Coolant Leaks in Porsche Engines

Owners have noticed coolant leaking from the thermostat housing, intake manifold, water pump, and busted coolant pipes.

Coolant leaks are bad for your engine. Hopefully this surprises none of you. Antifreeze can mix with your car’s oil and create a toxic hell-stew that kills your engine. It can strip your combustion chambers of their oil and create excess heat and wear. It can also make a terrible mess of your driveway or garage.

Let’s look at some of the most common areas where coolant leaks happen in Porsche vehicles.

The Coolant Hose Slip

In 2014, the National Highway Traffic Safety Administration (NHTSA) opened an investigation into claims that a coolant hose fitting can disconnect from the engine block sending all the engine’s coolant spewing out in a moment that would make Old Faithful jealous.

The investigation was closed because NHTSA couldn’t tie any injuries or accidents directly to the problem and they said Porsche fixed the problem.

Try telling it to owners like this 2014 911 owner who said his hose disconnected at just 636 miles.

The Coolant Pipe Burst

Porsche was sued 8 times for using plastic coolant pipes that burst. Those lawsuits were eventually consolidated into one and Porsche agreed to reimburse 2003-2006 Cayenne owners for those defective pipes. Reluctantly.

Information about the settlement can be found at coolantpipesettlement.com but – and I hurt to burst your coolant pipe here – the deadline has passed.

Where This Problem is Likely to Occur

Model Generation Years PainRank
Macan 1st Gen 2015–2017 0.09

Story Timeline

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What Owners Are Saying

“I smelt something burning for about 20 minutes then as I was driving towards a robot in traffic at about 10 km an hour; I heard a loud explosion. The car adjacent to me on the passenger side told me that something exploded under my car and now there was water gushing out from under the left front passenger side of the car. I smelt burning.”

2013 Cayenne Owner in South Africa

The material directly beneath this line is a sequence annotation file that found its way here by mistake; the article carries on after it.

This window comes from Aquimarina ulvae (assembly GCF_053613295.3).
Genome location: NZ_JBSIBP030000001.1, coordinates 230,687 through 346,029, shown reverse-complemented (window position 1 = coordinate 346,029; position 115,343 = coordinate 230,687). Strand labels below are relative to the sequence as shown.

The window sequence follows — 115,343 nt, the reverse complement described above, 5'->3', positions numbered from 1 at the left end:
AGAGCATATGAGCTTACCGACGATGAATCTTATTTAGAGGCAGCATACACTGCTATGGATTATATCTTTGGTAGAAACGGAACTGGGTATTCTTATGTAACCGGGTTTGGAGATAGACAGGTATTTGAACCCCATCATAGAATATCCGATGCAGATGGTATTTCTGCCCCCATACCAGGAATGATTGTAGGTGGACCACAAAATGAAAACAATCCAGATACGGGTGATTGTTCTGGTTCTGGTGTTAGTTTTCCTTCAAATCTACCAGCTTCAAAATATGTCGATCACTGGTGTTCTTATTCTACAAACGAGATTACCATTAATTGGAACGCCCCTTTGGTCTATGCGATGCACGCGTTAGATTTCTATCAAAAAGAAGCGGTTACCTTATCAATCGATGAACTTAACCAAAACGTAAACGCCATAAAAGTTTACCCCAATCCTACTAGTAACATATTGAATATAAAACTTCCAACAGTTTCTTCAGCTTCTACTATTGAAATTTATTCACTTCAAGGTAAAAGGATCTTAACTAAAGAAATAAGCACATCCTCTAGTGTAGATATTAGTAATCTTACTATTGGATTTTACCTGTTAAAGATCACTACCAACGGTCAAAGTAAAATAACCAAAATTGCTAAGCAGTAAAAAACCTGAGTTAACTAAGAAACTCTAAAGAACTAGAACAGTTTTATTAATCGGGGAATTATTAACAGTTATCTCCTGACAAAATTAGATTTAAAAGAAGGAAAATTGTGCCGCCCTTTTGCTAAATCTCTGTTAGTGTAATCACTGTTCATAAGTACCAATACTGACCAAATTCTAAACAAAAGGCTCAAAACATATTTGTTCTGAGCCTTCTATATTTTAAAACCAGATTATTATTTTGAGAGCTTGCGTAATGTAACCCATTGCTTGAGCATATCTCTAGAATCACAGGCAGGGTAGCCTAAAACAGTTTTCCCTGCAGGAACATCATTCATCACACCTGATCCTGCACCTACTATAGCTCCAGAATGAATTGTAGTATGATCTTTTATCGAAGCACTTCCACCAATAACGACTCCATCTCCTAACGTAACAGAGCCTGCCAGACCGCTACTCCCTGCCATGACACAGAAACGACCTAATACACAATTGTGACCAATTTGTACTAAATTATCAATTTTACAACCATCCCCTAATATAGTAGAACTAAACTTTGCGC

“I was coming out a stop light, and then I noticed fluid spewing out the back of the car. When I got home, coolant light was on; looked inside the reservoir and it was empty. Filled it up; and it just leaked out on to the driveway.”

2006 Cayenne S Owner

“Got the car back yesterday, it was the water pump. I thought it would last longer than 70K. I didnt change the water pump in my Mercedes till 145K (and it was only showing signs of wear, not failure) One shop quoted $1K, had it towed to another and got it done for $540.”

2002 Boxster Owner

OK, Now What?

Maybe you've experienced this problem. Maybe you're concerned you will soon. Whatever the reason, you can help make sure it gets the attention it deserves.

  1. File Your Complaint

    CarComplaints.com is a free site dedicated to uncovering problem trends and informing owners about potential issues with their cars. Major class action law firms use this data when researching cases.

    Add a Complaint

  2. Notify CAS

    The Center for Auto Safety (CAS) is a pro-consumer organization that researches auto safety issues & often compels the US government to do the right thing through lobbying & lawsuits.

    Notify the CAS

  3. Report a Safety Concern

    The National Highway Traffic Safety Administration (NHTSA) is the US agency with the authority to conduct vehicle defect investigations & force recalls. Their focus is on safety-related issues.

    Report to NHTSA

  4. Contact Porsche

    Porsche Support

    2200 Ferdinand Porsche Drive Herndon VA 20171 USA

    This site is not affiliated with Porsche.